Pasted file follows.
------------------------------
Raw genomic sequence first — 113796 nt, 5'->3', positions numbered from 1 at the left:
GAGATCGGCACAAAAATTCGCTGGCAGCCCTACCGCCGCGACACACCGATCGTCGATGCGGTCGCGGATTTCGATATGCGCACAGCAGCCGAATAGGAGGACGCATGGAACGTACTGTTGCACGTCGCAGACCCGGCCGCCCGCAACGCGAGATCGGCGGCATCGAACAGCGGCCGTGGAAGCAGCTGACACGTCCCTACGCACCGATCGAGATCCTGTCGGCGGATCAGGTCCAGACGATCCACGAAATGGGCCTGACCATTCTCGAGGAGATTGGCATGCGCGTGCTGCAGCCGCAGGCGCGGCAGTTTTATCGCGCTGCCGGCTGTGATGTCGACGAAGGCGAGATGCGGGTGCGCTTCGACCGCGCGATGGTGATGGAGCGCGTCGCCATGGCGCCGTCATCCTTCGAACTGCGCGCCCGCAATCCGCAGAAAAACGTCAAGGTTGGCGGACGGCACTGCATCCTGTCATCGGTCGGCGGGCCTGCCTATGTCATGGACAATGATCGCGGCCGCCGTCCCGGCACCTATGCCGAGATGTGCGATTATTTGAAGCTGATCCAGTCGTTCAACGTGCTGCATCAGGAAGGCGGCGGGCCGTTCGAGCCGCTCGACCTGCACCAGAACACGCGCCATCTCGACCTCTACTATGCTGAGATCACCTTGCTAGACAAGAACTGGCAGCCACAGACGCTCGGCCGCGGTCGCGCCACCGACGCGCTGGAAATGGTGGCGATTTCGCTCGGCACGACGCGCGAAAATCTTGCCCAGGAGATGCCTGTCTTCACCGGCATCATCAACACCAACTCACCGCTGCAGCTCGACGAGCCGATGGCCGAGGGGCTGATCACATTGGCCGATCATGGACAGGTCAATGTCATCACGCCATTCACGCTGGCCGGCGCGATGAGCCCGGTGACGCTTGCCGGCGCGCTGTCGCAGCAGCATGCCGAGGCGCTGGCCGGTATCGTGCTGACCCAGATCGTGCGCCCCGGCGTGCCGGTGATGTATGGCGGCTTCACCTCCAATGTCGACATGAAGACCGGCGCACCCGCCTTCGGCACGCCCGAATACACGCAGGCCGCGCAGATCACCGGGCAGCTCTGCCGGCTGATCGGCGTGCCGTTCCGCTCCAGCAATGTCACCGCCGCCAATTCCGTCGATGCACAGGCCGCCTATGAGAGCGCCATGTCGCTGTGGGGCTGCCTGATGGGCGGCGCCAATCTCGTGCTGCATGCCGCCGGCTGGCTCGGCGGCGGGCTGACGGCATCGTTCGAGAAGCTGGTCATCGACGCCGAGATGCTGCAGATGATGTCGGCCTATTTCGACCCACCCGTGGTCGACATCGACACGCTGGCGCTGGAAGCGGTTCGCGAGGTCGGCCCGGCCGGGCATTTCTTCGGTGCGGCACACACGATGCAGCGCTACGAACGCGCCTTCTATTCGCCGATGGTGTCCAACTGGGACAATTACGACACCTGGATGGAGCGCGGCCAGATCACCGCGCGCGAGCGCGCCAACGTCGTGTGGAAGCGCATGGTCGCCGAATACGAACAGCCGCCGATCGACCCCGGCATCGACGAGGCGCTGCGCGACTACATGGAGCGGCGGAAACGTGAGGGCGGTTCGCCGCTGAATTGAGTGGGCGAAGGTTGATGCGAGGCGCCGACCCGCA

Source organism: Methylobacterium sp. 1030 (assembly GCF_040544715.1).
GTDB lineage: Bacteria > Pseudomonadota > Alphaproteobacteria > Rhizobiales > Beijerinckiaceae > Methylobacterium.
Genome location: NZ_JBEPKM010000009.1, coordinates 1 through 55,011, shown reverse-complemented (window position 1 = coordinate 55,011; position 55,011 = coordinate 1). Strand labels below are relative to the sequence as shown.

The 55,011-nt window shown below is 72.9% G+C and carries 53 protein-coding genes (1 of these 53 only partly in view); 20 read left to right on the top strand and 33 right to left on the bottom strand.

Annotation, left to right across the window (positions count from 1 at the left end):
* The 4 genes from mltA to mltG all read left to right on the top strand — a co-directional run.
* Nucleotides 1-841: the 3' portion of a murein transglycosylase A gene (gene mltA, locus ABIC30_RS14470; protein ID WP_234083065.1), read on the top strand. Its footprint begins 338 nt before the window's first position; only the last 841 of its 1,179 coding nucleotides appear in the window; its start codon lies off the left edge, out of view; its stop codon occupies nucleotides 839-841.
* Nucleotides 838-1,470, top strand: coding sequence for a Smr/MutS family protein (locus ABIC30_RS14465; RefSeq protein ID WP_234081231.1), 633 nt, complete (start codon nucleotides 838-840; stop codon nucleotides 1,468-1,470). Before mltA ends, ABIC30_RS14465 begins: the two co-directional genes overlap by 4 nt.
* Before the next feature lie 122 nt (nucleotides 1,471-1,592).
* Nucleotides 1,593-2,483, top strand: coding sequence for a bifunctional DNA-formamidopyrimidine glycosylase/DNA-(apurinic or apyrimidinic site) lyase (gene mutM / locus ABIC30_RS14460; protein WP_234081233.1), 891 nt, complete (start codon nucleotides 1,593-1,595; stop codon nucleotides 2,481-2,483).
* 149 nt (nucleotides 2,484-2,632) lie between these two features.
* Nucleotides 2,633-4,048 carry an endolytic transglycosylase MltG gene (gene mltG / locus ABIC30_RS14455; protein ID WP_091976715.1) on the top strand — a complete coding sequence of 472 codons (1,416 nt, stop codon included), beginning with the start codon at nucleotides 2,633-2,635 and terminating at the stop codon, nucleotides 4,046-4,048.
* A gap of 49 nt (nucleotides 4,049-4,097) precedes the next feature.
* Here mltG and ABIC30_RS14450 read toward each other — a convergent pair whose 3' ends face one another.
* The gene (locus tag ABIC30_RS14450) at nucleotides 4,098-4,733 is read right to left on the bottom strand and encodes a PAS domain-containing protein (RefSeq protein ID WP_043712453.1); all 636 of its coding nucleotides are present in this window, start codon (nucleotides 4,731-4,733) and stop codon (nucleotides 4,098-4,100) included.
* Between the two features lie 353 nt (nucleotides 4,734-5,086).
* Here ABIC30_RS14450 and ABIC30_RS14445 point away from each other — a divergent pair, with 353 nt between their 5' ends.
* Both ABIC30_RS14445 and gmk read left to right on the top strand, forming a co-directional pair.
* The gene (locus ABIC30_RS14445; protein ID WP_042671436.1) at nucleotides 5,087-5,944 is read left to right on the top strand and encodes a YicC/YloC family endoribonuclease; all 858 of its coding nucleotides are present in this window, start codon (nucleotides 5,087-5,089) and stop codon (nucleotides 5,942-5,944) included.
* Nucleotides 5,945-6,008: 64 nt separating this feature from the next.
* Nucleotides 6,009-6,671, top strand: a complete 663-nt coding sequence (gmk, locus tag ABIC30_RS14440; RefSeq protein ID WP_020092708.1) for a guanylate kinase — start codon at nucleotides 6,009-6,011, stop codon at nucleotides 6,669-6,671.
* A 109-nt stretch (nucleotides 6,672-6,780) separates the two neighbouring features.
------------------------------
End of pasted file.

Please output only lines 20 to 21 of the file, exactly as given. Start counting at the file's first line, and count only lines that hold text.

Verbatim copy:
* Both ABIC30_RS14445 and gmk read left to right on the top strand, forming a co-directional pair.
* The gene (locus ABIC30_RS14445; protein ID WP_042671436.1) at nucleotides 5,087-5,944 is read left to right on the top strand and encodes a YicC/YloC family endoribonuclease; all 858 of its coding nucleotides are present in this window, start codon (nucleotides 5,087-5,089) and stop codon (nucleotides 5,942-5,944) included.